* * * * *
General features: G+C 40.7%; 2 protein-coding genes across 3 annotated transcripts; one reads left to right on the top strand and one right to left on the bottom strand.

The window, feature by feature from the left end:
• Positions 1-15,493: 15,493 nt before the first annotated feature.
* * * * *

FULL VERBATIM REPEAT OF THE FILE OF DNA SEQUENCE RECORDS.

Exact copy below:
General features: G+C 40.7%; 2 protein-coding genes across 3 annotated transcripts; one reads left to right on the top strand and one right to left on the bottom strand.

The window, feature by feature from the left end:
• Positions 1-15,493: 15,493 nt before the first annotated feature.